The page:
The LTTE propaganda machine claimed that advancing troops had
launched shell attacks on the hospital but the roof of the main building
which had not sustained a single damage was evidence to prove it was
But the LTTE had destroyed the children’s park within the hospital
premises and had destroyed the doors, windows, fans and air-conditioners
before they abandoned the area.
Later in 2010, after the hospital was re-opened, the Army handed over
a massive stock of medical equipment and accessories kept by the LTTE.
The medical stock, worth more than Rs. 15 million was recovered during
the Wanni humanitarian operations. The stock, comprising twenty wheel
chairs, complete sets of usable anaesthesia injections, operating
tables, trolleys, surgical equipment, sterilisers, surgical beds and
many more items were handed over to the hospital to be used.
Dr Bandara said snake bite victims were admitted to the hospital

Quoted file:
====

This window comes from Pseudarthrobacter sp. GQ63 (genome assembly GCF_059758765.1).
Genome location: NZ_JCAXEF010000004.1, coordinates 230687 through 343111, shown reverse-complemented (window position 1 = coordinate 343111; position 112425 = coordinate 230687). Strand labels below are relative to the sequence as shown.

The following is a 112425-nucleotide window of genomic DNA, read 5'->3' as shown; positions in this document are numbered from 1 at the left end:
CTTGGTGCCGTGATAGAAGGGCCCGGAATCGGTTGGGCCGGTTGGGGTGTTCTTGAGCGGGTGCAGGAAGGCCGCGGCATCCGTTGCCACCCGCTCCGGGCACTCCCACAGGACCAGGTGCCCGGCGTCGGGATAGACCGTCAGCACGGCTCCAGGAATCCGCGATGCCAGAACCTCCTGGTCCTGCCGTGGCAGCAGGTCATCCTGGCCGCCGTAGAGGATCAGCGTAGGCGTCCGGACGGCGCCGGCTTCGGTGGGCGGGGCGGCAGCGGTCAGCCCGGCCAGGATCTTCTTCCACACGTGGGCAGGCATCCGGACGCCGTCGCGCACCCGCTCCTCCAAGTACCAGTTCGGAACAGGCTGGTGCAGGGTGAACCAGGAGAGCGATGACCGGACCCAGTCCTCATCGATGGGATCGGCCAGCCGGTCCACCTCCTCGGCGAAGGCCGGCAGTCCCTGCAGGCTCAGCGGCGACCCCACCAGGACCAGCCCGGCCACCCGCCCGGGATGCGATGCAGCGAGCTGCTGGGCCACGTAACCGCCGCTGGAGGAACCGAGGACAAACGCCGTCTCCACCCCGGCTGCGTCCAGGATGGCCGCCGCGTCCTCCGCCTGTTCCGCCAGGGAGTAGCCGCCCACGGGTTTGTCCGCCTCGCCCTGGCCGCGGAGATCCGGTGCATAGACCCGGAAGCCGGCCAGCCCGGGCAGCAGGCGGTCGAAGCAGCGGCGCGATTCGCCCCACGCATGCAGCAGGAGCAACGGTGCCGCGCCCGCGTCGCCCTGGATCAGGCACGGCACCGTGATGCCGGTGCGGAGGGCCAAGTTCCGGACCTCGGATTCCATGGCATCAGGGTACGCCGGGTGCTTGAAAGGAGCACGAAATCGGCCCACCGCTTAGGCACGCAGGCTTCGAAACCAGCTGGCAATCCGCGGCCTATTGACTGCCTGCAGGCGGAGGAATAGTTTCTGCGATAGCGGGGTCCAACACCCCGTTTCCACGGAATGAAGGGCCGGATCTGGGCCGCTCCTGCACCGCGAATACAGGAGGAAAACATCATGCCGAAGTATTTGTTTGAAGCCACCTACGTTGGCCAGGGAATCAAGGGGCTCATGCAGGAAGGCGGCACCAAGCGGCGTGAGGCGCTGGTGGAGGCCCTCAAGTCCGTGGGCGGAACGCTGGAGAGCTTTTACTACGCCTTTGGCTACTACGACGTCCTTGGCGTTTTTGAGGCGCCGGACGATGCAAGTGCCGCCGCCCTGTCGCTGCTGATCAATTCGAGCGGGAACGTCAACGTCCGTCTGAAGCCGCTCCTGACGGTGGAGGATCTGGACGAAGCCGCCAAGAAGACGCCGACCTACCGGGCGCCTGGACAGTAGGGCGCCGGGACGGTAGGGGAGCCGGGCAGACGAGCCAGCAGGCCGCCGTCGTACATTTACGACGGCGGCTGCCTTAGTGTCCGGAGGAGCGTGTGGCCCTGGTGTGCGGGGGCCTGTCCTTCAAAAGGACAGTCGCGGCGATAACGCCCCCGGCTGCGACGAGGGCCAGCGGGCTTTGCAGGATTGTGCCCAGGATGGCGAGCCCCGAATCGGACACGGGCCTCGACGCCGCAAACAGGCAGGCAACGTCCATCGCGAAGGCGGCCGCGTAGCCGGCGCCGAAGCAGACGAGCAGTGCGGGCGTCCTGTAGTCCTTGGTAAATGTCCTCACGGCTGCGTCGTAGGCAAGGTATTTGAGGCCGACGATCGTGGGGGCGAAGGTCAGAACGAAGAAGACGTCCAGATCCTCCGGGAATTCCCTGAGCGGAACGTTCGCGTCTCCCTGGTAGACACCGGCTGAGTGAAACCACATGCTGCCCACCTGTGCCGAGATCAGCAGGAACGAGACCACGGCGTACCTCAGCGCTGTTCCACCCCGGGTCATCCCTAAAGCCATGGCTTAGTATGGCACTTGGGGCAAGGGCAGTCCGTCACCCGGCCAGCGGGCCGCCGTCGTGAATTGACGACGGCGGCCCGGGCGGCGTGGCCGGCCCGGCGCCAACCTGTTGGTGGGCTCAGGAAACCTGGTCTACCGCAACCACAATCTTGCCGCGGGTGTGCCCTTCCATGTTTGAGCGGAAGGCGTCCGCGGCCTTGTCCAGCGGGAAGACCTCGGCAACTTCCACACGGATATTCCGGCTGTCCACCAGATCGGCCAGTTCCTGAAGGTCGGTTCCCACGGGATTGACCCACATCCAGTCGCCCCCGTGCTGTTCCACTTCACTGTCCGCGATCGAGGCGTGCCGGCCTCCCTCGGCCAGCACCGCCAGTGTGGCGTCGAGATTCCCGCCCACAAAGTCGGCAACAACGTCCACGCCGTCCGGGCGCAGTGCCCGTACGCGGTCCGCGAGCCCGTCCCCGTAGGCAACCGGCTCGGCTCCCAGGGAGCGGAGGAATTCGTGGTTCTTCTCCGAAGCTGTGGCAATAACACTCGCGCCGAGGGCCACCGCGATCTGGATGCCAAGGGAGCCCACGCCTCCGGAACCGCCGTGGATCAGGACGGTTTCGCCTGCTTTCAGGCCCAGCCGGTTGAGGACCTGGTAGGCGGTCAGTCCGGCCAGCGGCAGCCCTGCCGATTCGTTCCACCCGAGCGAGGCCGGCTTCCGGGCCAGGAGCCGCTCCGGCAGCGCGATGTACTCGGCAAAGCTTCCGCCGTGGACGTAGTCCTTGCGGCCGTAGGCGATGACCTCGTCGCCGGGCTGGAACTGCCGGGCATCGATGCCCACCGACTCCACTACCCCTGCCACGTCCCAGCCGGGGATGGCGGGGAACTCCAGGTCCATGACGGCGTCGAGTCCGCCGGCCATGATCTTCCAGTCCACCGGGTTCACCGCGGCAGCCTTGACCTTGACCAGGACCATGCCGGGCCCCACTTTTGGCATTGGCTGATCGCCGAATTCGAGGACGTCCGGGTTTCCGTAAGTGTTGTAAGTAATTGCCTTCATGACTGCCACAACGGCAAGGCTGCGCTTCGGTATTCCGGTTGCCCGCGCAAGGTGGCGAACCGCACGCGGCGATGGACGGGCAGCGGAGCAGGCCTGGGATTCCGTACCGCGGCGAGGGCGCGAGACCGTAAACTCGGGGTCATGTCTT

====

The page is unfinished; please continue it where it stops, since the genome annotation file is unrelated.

frequently as the forest patches were being cleared for development and
also resettling displaced people.
According to doctors they have necessary equipment for the ICU but
the ICU is still not functioning due to the lack of staff including an
anaesthetist and the nursing staff. A mother who was in the Paediatric
Ward with her son said, people were happy as there was no one to snatch
their children. “Earlier, there were doctors in this hospital but they
were mainly science students who were given a brief training on
medicine. They lack knowledge on how to provide quality medical
treatment. Many people died as they didn’t get proper treatment. But now
we have qualified doctors”, she said.